We believe that change happens when a chorus of voices raises the same issues with people who make decisions. We work with other organisations including charities and professional bodies and we believe that working in partnership is the most effective way to improve the lives of children and young people with SEND.
At the NNPCF, we are very proud of our successes but we don’t brag about them. For example, we were instrumental in the vision for co-production embedded in the Children and Families Act, we argued for more holistic regulation that led to the joint Ofsted / CQC Local Area Inspection framework. We also told the DfE that financial support for the SEND reforms to local areas had to continue after the end of the implementation phase but we know that other partners were giving the same messages from different perspectives.
What we do
We work very hard to hear the view of parent carers. Each of our local forums hold many local meetings a year and last year we held over 60 regional meetings to listen to what parent carers are saying. At our conference, over 200 parent carers came together and discussed themes that had been chosen by them. Through this work we speak face to face with many thousands of parent carers each year.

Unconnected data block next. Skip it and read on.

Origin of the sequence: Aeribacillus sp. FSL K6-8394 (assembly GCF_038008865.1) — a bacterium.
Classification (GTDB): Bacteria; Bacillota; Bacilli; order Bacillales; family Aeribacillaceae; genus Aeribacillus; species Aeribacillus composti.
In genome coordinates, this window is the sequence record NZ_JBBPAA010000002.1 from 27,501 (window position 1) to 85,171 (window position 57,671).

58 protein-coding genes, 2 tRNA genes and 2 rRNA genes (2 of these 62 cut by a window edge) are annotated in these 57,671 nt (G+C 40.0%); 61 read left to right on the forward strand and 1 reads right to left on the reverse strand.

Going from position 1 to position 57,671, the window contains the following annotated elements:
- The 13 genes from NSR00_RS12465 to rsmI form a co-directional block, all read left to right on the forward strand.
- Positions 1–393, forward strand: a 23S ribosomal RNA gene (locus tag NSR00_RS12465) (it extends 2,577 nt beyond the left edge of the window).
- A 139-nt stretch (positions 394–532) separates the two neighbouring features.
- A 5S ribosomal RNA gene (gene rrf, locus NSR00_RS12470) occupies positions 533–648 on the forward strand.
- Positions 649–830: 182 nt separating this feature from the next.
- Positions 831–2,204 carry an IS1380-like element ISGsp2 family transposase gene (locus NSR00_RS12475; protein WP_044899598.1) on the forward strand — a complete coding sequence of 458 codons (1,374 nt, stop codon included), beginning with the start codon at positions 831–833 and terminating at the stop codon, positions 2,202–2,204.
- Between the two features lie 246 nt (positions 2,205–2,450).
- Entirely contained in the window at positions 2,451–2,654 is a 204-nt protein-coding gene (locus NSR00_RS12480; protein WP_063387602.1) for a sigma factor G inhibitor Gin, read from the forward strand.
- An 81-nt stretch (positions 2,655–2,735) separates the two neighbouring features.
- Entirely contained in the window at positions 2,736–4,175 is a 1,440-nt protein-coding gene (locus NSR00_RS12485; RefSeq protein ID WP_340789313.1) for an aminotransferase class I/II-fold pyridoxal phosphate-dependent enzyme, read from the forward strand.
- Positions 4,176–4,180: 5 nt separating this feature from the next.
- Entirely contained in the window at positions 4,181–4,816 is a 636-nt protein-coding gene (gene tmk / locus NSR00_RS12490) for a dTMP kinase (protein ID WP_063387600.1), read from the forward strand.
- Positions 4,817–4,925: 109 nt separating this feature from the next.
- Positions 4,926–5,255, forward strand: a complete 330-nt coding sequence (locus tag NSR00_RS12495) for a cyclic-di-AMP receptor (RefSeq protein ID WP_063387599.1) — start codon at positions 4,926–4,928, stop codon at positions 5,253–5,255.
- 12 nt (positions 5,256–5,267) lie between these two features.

We have very active social media platforms where we share successes and issues and we integrate these messages into our work. We also run a number of surveys each year to gather evidence on those areas that are the biggest priorities for our members.
We develop clear policy positions